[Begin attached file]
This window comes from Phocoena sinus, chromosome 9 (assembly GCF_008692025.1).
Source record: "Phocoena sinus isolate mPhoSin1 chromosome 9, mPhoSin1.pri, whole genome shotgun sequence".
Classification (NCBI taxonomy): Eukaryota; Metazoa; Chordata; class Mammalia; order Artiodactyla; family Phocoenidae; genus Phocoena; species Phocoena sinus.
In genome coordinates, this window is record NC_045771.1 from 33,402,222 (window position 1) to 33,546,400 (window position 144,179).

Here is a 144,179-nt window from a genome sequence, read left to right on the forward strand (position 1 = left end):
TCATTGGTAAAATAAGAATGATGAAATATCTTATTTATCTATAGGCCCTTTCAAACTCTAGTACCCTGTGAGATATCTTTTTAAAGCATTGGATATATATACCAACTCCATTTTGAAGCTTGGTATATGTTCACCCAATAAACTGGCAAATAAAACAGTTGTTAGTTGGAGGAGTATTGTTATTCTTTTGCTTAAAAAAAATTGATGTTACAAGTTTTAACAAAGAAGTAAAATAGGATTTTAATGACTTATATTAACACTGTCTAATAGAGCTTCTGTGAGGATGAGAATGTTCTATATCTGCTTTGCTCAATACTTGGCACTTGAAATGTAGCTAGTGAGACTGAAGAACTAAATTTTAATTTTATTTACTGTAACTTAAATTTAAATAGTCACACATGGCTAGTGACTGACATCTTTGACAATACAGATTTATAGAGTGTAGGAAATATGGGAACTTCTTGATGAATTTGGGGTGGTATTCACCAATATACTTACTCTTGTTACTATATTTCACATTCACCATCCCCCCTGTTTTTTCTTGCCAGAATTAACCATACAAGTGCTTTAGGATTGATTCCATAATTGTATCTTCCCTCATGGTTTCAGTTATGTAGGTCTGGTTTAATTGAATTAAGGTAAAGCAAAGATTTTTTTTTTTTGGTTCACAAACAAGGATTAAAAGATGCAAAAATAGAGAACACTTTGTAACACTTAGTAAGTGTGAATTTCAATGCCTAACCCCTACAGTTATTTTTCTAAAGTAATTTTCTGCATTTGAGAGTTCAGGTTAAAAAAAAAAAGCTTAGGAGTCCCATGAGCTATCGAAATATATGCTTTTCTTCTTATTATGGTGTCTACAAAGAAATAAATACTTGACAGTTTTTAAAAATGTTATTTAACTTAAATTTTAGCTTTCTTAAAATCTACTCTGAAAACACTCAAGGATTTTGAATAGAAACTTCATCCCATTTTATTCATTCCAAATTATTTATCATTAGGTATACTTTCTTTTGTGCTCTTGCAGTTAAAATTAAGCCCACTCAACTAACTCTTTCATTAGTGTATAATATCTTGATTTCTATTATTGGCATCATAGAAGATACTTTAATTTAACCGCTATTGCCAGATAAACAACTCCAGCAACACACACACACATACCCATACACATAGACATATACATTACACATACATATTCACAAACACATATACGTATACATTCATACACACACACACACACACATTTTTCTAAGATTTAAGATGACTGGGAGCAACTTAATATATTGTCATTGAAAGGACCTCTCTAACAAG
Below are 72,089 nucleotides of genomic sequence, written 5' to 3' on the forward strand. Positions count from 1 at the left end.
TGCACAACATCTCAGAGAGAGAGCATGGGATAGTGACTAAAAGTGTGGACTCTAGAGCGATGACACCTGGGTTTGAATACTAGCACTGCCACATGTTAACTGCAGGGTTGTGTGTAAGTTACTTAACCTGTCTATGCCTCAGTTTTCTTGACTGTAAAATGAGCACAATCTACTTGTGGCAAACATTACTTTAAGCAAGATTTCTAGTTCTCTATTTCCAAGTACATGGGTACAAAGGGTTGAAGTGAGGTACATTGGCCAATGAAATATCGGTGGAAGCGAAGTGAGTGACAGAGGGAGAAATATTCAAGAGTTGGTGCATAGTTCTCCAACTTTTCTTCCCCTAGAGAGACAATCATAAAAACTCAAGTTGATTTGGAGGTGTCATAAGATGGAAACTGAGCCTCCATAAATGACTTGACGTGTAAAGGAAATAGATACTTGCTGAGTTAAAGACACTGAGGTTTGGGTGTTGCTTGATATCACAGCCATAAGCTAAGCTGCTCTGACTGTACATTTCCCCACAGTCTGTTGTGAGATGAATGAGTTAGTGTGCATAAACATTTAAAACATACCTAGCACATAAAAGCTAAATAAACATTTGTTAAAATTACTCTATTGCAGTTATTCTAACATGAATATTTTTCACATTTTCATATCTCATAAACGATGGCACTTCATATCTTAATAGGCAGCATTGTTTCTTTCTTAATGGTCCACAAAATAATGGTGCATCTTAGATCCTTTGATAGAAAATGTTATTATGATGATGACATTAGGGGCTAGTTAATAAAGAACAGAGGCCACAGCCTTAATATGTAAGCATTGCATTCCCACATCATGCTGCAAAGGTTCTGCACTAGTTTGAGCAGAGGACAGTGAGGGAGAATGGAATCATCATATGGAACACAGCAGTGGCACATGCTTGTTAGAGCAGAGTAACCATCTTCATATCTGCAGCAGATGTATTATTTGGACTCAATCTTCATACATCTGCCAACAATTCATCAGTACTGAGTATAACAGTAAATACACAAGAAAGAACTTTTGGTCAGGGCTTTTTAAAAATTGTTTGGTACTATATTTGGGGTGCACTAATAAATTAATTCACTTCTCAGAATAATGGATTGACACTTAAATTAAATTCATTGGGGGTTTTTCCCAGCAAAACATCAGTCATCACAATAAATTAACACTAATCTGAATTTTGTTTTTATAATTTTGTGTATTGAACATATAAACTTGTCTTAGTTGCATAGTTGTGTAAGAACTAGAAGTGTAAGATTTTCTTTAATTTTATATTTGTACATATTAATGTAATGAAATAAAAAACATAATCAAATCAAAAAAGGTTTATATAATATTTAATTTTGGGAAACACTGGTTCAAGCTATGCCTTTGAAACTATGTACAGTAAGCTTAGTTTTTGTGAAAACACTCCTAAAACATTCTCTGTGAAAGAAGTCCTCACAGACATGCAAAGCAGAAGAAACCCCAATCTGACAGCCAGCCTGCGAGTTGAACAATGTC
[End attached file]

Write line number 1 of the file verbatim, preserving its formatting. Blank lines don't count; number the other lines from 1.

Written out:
This window comes from Phocoena sinus, chromosome 9 (assembly GCF_008692025.1).